World Lace Congress opens in Prague


Hundreds of lace makers from around the world descended on Prague at the weekend for the 11th World Lace Congress. The congress displays the work of lace makers from dozens of countries and holds exhibitions and workshops for people interested in the ancient craft of lace making.

The congress is organised by OIDFA - The International Bobbin and Needle Lace Organisation. The event provides a forum for lace makers from all over the world to exhibit their work and share information on their craft.

The Czech Republic is actually the first country from the former Eastern Bloc to be chosen to host the congress. The country is indeed a suitable location for the event, as there is a strong tradition of lace-making here which is over 400 years old.

Nevertheless, the president of OIDFA, Margaret Crocker, also points out that Czech lace is now best known for its innovative, modern style.

"The general view of Czech lace is that it is contemporary. Many countries emphasise traditional lace. But whenever one thinks of Czech lace one thinks 'contemporary'. [It has] unusual colouring, unusual design, wall hangings, large pieces, and pictures. It is art in textile. That is Czech lace. And that is unusual. There are very few countries where this is common."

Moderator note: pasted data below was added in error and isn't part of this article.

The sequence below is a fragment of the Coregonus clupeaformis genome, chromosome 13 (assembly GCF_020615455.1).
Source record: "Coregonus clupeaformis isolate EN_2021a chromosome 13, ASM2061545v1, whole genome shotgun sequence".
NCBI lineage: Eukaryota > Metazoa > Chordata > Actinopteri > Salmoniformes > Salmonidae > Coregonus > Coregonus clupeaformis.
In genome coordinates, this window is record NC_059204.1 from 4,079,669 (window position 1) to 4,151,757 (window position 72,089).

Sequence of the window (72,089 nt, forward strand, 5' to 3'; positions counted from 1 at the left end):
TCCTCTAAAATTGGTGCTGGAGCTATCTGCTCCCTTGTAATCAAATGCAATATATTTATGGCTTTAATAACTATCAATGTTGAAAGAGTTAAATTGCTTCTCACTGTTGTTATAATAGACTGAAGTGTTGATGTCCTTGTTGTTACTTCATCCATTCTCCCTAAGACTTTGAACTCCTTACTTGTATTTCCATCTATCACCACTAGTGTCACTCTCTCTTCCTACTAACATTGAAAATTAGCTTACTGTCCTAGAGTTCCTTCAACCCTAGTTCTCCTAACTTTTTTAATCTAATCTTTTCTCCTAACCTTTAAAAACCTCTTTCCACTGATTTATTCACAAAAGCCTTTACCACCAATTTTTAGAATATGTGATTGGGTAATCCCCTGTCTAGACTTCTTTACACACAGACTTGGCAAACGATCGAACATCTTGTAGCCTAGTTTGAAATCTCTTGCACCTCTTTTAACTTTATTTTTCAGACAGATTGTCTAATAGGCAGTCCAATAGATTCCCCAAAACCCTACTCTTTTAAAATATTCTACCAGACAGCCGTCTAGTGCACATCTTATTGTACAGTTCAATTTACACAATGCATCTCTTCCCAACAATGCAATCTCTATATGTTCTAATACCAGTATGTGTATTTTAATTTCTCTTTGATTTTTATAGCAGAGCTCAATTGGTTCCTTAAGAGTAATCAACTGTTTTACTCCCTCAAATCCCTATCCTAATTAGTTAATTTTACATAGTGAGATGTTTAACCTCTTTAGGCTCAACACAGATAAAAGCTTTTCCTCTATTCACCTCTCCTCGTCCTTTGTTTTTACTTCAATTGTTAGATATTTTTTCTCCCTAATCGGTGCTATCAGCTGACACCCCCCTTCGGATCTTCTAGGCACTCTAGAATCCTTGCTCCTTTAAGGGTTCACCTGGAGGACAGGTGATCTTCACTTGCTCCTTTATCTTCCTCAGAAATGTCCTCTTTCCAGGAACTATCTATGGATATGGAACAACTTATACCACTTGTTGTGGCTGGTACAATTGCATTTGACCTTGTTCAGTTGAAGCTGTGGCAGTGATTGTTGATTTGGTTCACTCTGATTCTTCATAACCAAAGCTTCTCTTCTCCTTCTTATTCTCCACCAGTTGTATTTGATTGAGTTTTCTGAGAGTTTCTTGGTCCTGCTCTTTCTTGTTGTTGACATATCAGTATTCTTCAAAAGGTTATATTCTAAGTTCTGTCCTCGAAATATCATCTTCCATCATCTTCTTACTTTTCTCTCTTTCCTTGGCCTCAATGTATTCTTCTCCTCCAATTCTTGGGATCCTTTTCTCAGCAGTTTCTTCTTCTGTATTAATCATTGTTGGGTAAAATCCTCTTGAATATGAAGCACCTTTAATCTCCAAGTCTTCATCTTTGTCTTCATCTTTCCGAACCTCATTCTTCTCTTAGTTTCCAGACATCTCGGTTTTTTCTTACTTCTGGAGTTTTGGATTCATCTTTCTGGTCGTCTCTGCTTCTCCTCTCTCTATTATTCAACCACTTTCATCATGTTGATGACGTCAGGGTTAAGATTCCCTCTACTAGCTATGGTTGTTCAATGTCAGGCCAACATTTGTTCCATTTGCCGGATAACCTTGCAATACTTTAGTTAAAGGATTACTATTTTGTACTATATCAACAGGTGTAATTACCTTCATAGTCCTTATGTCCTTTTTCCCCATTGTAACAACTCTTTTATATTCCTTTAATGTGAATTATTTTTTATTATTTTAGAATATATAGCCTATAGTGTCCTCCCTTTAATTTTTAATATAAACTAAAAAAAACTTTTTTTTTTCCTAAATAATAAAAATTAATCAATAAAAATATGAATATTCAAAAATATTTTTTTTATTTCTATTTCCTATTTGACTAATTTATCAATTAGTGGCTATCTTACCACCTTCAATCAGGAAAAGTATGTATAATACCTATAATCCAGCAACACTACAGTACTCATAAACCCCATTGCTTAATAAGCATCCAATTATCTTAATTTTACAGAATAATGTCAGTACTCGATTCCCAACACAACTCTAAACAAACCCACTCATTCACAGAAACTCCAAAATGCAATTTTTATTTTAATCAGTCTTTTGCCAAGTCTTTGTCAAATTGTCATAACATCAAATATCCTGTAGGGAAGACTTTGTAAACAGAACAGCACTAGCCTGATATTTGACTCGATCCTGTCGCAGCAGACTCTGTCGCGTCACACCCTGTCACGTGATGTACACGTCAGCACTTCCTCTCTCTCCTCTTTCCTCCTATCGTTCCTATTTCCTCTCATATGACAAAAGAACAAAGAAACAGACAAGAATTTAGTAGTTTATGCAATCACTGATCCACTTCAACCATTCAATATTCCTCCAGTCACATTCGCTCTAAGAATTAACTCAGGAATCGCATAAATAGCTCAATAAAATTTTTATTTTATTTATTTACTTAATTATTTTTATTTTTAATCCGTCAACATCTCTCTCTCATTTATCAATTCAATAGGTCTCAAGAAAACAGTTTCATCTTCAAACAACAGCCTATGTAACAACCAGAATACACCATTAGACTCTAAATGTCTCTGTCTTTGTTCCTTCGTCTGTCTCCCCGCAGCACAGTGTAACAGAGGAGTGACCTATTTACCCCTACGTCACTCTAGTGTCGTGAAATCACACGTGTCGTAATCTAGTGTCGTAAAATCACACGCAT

Czech lace-making's original contemporary style began in the last century. It is probably best exemplified by the work of Marie Sedlackova-Serbouskova who won a prize at the World Exhibition in 1925 for her pioneering lace designs. One of the many ancillary exhibitions of lace making accompanying the Prague congress includes a retrospective of Sedlackova-Serbouskova's work.

Besides hosting displays and exhibitions, the congress has also held a number of workshops on lace making. Ms Crocker feels that this is a good way of keeping old traditions alive, not least in the Czech Republic:

"We also discovered that there are very old laces here in some of the villages in Slovakia and the Czech Republic. They are very traditional laces but they're dying. One of the things that we hope these congresses do is to encourage local people to start an interest in lace again. The main aim of OIDFA is for people to meet and to learn about each other's laces so that the whole thing is kept alive, because - although there was a tremendous revival in lace in the 1960s and 70s - that's now dying again because other crafts have taken over. So we're trying to keep it going."

Anyone wishing to find out more about the OIDFA lace-making congress can visit the conference's website at